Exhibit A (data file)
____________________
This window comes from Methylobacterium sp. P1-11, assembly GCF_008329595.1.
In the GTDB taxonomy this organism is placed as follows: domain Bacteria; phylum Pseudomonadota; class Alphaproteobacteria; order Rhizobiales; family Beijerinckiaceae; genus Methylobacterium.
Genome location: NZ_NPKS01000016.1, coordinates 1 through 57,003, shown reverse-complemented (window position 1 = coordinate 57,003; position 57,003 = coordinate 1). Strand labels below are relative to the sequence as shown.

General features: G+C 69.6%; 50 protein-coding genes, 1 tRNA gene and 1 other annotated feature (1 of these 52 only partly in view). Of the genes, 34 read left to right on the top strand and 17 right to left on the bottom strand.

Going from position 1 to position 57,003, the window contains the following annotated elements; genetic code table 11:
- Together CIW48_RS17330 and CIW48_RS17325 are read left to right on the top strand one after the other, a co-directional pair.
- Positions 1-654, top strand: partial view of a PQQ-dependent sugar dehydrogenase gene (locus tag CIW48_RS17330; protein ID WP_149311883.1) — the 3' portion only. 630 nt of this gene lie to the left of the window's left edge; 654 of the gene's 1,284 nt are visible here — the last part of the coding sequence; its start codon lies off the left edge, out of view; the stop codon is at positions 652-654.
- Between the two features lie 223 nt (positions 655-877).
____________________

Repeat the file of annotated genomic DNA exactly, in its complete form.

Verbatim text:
This window comes from Methylobacterium sp. P1-11, assembly GCF_008329595.1.
In the GTDB taxonomy this organism is placed as follows: domain Bacteria; phylum Pseudomonadota; class Alphaproteobacteria; order Rhizobiales; family Beijerinckiaceae; genus Methylobacterium.
Genome location: NZ_NPKS01000016.1, coordinates 1 through 57,003, shown reverse-complemented (window position 1 = coordinate 57,003; position 57,003 = coordinate 1). Strand labels below are relative to the sequence as shown.

General features: G+C 69.6%; 50 protein-coding genes, 1 tRNA gene and 1 other annotated feature (1 of these 52 only partly in view). Of the genes, 34 read left to right on the top strand and 17 right to left on the bottom strand.

Going from position 1 to position 57,003, the window contains the following annotated elements; genetic code table 11:
- Together CIW48_RS17330 and CIW48_RS17325 are read left to right on the top strand one after the other, a co-directional pair.
- Positions 1-654, top strand: partial view of a PQQ-dependent sugar dehydrogenase gene (locus tag CIW48_RS17330; protein ID WP_149311883.1) — the 3' portion only. 630 nt of this gene lie to the left of the window's left edge; 654 of the gene's 1,284 nt are visible here — the last part of the coding sequence; its start codon lies off the left edge, out of view; the stop codon is at positions 652-654.
- Between the two features lie 223 nt (positions 655-877).